I agree with Judy Fiske also and thank Kev for his comment in support of Judy’s opinion concerning skunks. It is true that some people have made pets of skunks, apparently getting one at a very young age and having the gland removed by a vet that creates the odor so unpleasant to us. Although
      it might be a most unusual pet for many of us, I understand a pet skunk acts much like a cat. I had a neighbor once who had a pet raccoon. When we read or hear about the very inhumane way that wild animals are destroyed when they move in on “our” territory it is sad.

    4. I live in Fleming’s ward, but
      I live in Fleming’s ward, but agree for the most part with Fiske. Our block had a couple summers where skunk scent was wafting in the windows almost every night – and we’re a non-air conditioning family for the most part. But it really wasn’t that bad. Last summer, there were far fewer skunks around in our hood, but perhaps that’s because they’d moved to other parts of the ward.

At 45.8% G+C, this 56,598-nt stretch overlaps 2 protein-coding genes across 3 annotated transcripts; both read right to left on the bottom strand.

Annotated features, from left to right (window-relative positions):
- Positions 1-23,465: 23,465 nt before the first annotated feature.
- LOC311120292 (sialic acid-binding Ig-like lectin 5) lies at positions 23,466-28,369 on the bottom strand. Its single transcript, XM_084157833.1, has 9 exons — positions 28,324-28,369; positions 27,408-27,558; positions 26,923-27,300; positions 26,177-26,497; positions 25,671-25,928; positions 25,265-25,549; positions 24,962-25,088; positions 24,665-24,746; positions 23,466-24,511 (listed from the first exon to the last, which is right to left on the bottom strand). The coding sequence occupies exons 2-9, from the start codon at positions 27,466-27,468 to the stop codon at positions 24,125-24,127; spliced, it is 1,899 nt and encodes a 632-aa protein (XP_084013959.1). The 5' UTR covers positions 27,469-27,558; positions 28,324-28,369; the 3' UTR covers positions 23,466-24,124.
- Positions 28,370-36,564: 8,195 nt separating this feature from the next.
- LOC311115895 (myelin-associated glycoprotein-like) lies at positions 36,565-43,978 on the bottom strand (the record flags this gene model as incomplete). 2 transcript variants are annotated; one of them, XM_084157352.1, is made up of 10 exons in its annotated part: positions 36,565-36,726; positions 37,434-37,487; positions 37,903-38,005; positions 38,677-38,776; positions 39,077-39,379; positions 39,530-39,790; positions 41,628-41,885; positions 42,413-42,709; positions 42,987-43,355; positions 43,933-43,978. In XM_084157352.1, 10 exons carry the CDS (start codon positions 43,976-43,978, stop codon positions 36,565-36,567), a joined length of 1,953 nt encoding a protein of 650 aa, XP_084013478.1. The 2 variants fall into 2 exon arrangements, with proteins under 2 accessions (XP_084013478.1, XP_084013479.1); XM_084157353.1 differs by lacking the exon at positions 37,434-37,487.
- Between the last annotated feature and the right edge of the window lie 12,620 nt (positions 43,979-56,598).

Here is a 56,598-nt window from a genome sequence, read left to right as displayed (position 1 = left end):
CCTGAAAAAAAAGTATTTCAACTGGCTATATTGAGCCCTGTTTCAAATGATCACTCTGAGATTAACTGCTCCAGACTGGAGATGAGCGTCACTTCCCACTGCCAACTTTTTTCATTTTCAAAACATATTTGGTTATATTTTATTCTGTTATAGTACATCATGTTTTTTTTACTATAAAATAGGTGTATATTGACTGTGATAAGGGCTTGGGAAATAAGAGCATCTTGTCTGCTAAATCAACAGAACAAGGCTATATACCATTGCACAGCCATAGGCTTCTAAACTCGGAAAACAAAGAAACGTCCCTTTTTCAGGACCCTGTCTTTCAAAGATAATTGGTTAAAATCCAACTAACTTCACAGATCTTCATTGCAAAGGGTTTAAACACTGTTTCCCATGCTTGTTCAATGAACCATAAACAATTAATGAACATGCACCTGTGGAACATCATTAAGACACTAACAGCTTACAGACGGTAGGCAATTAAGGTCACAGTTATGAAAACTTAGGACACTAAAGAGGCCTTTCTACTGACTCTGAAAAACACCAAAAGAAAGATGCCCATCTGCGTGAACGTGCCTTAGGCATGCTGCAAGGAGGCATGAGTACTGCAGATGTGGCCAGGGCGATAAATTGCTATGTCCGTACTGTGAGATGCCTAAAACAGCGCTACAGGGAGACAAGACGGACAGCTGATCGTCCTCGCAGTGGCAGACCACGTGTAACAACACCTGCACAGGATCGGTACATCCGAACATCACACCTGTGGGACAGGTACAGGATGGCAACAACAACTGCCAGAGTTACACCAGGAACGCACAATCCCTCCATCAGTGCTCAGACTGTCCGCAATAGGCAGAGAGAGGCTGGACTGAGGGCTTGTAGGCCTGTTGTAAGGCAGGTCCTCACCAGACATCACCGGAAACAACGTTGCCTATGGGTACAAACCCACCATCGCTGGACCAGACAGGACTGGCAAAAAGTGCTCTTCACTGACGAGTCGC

I don’t begrudge people requesting specific skunks be exterminated, but I don’t support a pro-active skunk eradication program. It’s not a public health issue, as rats can be.

    5. Skunks
      I disagree…I love animals but the skunks in my neighborhood have gotten out of control. They have now made a home under the step to my home. I have even been chased by one. So, they do at times attack at people for no apparent reason. I was walking down the sidewalk to my home going to my car and the skunk was in my yard behind me. Threw it’s tail in the air, started shaking it, and charged after me. There are to many in my neighborhood. At times, I’m afraid to let my grandchildren go in the backyard because of them.